I have been watching with interest the uproar over the effort to amend the Light Industrial zoning ordinance.
I sat on the Ketchum City Council from 1986-1991, during which time the city adopted the Light Industrial zoning ordinance. There was considerable discussion at that time, not surprisingly, sparked by an application for some retail use in the LI. For the sake of history and any questions of intent by that City Council, we limited the retail use in the LI zone to a status secondary to the permitted light-industrial use. The thinking at that time was that the downtown or commercial core of the town should be protected and its vitality nurtured.
Then as now, the downtown was struggling economically. The council also wanted to keep the core, just that, the core—a consolidated commercial-retail area that was convenient for pedestrian traffic; and an active, vital space for tourists and residents alike. There was definite intent on the part of that council to avoid strip development and to encourage shopping on foot. The reduction of car traffic was central to our thinking. At the same time, recognizing that the area zoned for light-industrial uses was limited, the then council felt it was critical to protect that zone for its original purpose.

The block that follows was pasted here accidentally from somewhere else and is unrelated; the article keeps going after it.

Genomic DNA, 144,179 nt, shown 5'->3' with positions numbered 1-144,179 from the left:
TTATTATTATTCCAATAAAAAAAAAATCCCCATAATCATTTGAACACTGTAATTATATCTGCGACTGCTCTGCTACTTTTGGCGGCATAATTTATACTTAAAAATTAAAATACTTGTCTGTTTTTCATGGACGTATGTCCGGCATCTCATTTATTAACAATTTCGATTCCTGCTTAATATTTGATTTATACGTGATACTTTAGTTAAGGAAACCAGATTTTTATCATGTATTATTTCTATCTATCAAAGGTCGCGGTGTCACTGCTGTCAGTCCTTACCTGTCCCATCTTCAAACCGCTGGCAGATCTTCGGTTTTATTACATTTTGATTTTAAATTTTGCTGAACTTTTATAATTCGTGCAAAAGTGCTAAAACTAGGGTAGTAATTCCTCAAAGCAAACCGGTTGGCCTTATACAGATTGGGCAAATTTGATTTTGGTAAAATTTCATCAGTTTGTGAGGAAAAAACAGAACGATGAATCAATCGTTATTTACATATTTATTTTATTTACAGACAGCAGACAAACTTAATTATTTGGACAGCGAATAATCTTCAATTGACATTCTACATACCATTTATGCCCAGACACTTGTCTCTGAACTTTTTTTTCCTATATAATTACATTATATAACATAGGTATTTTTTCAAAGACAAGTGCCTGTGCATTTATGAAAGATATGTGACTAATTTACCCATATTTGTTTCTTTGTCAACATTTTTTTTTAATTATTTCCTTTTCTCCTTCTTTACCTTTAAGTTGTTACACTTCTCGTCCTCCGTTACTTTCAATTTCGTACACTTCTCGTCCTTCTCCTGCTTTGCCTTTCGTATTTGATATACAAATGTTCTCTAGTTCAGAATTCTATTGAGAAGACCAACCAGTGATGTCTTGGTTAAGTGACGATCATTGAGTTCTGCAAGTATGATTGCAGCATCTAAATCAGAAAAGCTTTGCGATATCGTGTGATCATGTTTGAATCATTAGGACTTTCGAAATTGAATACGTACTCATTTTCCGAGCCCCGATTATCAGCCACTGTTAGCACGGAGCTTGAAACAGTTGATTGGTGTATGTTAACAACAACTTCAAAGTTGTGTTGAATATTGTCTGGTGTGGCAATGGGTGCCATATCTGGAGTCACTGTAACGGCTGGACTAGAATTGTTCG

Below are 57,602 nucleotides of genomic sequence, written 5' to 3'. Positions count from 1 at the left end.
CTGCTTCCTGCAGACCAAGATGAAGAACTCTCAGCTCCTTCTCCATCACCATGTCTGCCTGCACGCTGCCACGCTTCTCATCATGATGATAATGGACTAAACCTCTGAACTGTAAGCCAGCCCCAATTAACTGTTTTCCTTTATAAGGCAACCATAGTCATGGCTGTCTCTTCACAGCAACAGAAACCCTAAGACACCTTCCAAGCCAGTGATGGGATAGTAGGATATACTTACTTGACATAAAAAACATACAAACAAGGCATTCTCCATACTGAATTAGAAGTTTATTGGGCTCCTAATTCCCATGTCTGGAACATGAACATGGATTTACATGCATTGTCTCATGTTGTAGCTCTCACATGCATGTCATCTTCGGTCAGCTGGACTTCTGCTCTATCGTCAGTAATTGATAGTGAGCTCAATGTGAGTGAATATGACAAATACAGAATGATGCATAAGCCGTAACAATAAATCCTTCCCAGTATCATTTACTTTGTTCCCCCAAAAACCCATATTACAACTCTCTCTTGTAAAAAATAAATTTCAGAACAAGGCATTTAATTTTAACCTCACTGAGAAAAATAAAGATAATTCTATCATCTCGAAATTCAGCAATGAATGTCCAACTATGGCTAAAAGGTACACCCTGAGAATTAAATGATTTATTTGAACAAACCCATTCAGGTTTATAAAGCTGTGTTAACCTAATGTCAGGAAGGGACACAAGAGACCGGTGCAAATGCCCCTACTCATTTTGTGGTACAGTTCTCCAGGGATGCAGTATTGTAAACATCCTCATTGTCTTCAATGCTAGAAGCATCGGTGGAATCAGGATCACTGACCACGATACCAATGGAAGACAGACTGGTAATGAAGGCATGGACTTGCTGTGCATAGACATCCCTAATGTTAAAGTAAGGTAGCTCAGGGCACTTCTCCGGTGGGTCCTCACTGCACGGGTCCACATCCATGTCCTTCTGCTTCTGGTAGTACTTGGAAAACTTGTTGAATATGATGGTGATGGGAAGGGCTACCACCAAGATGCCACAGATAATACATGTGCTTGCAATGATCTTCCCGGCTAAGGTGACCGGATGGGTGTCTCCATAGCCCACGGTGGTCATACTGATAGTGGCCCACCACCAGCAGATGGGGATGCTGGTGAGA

It is important to remember that any change to an existing ordinance should be considered on its merits alone. Does the change make sense in a general context? To push for amendments because a specific application is seen as desirable is an irresponsible way to govern. One of the big dangers in such decisions is the unintended consequences of an action that doesn't take into account the big picture.
There is nothing easy about making these decisions. As a city council member, one is often sitting in a "hot seat." A great deal is at stake beyond the approval of a single applicantion. Critical and unemotional thinking should shape the final outcome.